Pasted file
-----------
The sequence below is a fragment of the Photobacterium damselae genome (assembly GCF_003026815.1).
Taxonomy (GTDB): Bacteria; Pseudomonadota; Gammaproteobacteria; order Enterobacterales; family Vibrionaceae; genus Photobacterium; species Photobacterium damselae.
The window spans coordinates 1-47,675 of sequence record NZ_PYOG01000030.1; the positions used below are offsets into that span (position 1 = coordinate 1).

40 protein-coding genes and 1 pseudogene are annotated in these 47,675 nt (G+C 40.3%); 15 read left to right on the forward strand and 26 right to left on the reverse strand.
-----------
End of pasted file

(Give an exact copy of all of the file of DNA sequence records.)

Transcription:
The sequence below is a fragment of the Photobacterium damselae genome (assembly GCF_003026815.1).
Taxonomy (GTDB): Bacteria; Pseudomonadota; Gammaproteobacteria; order Enterobacterales; family Vibrionaceae; genus Photobacterium; species Photobacterium damselae.
The window spans coordinates 1-47,675 of sequence record NZ_PYOG01000030.1; the positions used below are offsets into that span (position 1 = coordinate 1).

40 protein-coding genes and 1 pseudogene are annotated in these 47,675 nt (G+C 40.3%); 15 read left to right on the forward strand and 26 right to left on the reverse strand.